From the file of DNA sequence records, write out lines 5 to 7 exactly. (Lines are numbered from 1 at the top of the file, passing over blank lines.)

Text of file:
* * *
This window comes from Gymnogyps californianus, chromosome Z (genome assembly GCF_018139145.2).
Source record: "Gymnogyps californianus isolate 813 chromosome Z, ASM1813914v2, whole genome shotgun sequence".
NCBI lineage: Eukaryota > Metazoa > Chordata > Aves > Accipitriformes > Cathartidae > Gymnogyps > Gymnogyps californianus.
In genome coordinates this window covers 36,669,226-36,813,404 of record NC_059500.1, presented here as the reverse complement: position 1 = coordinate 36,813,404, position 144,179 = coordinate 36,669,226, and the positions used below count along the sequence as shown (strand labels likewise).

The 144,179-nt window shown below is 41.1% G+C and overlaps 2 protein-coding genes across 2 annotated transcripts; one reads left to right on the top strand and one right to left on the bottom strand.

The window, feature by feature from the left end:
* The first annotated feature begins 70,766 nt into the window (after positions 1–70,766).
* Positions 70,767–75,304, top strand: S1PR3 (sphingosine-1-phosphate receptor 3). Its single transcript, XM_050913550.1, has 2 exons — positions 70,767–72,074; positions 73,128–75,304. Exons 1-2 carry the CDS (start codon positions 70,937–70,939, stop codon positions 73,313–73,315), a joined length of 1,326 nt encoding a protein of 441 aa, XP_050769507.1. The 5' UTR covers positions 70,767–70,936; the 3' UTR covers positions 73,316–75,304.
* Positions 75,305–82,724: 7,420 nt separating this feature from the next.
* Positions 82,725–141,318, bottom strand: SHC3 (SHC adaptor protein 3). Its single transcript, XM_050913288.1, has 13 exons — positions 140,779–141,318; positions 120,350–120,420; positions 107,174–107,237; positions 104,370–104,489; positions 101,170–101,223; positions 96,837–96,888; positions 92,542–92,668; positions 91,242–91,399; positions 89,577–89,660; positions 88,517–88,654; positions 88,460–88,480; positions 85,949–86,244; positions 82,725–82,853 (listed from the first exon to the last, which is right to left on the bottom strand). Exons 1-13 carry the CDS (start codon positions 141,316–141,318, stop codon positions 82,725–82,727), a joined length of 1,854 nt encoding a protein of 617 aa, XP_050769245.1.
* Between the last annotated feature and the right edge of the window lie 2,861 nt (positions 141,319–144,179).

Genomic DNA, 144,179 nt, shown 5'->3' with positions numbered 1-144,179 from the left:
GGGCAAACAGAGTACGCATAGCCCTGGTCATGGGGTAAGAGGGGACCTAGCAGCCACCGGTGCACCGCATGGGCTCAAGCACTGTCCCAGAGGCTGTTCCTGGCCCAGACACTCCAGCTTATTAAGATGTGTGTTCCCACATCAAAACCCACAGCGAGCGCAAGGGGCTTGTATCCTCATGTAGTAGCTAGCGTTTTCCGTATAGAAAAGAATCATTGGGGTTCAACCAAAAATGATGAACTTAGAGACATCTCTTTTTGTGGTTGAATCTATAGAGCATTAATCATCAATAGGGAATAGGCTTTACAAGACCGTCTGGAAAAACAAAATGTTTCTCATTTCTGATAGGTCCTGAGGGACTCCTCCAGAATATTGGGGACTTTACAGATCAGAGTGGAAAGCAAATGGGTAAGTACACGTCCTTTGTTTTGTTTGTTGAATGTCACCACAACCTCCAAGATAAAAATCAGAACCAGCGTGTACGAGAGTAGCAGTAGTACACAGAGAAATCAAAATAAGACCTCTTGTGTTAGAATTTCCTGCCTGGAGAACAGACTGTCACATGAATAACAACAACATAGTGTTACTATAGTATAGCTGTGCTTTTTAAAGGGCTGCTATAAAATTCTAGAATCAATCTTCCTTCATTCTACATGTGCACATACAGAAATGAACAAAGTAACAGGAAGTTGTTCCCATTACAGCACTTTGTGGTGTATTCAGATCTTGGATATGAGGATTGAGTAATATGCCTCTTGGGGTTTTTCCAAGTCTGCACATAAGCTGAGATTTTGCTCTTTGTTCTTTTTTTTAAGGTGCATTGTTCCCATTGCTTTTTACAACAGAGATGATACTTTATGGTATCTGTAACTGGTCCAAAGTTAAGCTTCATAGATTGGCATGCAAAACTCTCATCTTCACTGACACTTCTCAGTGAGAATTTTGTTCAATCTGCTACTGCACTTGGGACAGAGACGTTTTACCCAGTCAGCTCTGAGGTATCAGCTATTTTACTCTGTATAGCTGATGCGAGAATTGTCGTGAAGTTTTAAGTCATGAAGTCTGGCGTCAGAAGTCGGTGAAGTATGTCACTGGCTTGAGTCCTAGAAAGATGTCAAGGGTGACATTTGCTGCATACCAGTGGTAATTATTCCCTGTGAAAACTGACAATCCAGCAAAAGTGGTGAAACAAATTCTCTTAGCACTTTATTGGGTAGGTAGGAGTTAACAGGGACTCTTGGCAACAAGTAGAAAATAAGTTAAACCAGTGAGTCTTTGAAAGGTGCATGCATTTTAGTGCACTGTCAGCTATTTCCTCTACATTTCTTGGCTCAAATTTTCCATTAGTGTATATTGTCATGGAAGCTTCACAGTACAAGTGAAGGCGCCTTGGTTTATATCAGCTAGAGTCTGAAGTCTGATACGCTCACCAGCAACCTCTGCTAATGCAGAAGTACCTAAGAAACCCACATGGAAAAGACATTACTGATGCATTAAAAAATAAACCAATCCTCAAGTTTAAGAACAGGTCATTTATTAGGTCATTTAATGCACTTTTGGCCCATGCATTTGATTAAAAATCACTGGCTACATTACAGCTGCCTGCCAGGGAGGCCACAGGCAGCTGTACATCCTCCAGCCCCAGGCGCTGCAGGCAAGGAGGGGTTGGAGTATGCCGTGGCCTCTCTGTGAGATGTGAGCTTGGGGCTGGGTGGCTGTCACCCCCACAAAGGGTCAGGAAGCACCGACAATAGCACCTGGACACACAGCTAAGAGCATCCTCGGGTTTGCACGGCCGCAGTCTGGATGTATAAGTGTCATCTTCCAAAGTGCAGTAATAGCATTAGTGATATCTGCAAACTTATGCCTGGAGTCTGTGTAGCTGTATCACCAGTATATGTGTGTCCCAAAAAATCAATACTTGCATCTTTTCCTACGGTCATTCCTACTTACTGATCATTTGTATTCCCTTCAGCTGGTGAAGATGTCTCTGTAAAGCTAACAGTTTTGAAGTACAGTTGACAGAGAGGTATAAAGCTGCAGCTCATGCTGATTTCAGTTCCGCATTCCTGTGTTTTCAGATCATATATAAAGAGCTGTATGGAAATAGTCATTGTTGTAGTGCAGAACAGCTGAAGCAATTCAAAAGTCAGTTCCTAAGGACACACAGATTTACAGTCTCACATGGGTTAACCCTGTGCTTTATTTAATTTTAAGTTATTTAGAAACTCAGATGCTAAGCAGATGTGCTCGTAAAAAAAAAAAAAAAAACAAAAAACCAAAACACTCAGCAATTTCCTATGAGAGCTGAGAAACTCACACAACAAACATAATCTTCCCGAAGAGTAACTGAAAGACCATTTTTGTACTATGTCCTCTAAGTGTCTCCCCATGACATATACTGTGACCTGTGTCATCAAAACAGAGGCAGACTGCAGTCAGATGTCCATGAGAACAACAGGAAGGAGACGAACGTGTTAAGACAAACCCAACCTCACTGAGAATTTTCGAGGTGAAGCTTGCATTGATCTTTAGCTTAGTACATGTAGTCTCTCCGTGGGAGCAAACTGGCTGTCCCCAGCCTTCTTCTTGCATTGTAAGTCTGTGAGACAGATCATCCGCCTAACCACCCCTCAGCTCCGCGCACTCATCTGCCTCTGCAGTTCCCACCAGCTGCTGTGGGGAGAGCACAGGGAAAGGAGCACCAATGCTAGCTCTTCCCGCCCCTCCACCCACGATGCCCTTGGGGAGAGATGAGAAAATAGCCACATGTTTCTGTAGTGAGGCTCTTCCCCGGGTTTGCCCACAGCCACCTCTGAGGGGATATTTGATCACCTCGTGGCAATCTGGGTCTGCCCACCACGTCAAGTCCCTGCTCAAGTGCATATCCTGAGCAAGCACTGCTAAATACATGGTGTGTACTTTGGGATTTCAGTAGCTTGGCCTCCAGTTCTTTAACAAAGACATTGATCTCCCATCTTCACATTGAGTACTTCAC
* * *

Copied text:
The 144,179-nt window shown below is 41.1% G+C and overlaps 2 protein-coding genes across 2 annotated transcripts; one reads left to right on the top strand and one right to left on the bottom strand.

The window, feature by feature from the left end:
* The first annotated feature begins 70,766 nt into the window (after positions 1–70,766).